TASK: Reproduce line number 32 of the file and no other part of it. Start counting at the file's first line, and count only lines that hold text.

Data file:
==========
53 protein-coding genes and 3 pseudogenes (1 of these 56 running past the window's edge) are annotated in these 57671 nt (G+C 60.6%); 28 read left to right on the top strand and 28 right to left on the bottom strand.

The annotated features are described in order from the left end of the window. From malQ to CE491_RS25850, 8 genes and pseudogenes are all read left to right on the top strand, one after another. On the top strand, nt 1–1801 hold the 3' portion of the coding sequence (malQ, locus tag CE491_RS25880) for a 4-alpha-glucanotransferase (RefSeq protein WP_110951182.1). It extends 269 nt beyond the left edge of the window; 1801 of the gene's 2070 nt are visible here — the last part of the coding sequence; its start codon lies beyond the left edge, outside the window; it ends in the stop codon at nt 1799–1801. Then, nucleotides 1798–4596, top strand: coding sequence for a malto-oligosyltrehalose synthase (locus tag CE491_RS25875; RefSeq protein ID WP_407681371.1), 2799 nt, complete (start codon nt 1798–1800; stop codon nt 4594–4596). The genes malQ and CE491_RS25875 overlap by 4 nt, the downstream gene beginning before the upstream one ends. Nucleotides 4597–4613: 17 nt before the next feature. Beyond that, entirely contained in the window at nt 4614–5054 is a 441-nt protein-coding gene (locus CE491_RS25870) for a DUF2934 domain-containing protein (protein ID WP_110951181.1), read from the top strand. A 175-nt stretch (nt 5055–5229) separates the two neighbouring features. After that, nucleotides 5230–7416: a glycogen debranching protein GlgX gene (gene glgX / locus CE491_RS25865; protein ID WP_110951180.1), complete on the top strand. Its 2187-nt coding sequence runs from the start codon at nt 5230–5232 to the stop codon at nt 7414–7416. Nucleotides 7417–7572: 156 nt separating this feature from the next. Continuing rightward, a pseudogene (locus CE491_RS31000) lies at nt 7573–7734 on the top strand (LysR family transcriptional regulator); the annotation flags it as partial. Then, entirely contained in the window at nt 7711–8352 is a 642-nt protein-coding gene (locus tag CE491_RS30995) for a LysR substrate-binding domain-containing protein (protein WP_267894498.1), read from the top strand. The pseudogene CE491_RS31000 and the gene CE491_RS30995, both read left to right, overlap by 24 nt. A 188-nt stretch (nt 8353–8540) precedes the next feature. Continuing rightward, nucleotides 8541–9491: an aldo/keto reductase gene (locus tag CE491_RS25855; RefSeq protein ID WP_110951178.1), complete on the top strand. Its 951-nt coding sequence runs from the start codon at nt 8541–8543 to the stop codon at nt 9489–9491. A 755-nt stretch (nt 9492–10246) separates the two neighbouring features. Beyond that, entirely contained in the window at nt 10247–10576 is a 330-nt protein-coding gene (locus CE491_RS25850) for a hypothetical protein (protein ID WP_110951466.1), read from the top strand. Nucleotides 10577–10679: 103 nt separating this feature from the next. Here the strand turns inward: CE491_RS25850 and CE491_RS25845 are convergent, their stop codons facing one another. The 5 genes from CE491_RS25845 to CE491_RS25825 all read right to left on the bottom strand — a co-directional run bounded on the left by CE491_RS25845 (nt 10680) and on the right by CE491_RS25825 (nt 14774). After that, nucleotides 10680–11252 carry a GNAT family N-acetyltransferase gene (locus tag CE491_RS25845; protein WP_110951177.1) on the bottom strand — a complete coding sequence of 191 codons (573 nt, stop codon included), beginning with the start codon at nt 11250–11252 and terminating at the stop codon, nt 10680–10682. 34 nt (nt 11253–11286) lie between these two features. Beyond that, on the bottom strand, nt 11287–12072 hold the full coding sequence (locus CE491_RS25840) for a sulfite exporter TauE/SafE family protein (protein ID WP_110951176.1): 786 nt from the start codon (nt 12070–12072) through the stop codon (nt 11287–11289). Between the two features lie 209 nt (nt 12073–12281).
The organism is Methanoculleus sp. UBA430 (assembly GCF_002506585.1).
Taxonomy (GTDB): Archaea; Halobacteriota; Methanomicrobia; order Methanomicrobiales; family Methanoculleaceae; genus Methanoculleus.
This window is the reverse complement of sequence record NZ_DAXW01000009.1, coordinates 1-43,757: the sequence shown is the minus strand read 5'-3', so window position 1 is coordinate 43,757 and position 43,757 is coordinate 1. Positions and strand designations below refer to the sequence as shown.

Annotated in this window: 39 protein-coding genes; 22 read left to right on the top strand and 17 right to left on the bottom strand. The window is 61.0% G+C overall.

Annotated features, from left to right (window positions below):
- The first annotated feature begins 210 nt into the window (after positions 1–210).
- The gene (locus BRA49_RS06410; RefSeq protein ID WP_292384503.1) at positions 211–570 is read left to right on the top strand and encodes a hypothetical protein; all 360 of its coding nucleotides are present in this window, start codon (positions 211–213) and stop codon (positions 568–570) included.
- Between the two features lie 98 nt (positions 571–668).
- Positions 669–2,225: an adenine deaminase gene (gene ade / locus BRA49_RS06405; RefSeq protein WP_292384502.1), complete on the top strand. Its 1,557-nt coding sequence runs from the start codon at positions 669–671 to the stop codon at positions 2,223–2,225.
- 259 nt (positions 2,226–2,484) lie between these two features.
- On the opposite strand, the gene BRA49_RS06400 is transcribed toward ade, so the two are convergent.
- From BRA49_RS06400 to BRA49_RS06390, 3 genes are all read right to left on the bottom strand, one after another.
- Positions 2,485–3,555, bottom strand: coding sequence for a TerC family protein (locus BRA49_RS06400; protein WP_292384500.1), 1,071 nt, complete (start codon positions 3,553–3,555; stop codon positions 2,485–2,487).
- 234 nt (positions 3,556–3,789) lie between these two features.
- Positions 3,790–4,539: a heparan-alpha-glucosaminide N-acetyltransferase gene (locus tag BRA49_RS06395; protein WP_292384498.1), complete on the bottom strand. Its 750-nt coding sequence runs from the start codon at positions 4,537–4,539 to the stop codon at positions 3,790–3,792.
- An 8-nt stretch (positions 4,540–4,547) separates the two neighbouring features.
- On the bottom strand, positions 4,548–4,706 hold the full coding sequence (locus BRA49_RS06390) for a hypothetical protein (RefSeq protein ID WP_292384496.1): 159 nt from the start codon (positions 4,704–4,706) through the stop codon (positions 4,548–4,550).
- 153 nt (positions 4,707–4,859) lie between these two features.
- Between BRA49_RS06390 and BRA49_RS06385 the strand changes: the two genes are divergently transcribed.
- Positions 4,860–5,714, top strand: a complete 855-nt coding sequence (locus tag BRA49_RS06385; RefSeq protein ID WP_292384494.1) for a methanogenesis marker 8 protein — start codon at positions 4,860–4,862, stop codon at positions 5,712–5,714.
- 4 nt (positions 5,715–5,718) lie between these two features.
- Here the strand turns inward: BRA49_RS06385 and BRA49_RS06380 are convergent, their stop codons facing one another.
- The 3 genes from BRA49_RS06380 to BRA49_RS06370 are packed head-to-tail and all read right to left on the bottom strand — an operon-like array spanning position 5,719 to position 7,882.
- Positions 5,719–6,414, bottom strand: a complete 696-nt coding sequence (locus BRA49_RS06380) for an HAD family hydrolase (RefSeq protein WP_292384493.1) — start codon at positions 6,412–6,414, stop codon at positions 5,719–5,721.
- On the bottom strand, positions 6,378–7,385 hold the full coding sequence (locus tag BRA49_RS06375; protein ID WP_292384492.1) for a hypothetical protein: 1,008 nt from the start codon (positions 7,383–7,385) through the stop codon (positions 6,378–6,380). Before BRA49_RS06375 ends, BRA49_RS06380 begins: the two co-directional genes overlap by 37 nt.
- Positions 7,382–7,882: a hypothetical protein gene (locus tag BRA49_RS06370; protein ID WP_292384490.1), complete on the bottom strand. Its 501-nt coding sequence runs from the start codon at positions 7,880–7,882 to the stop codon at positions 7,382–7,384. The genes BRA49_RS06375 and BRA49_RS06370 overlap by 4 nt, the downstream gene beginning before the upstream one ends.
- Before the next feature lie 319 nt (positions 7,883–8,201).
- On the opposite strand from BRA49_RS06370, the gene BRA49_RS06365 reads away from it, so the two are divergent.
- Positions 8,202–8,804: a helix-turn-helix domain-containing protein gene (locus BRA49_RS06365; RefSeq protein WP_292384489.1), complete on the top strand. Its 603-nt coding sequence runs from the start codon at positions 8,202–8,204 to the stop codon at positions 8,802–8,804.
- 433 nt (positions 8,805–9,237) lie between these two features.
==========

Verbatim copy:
- 433 nt (positions 8,805–9,237) lie between these two features.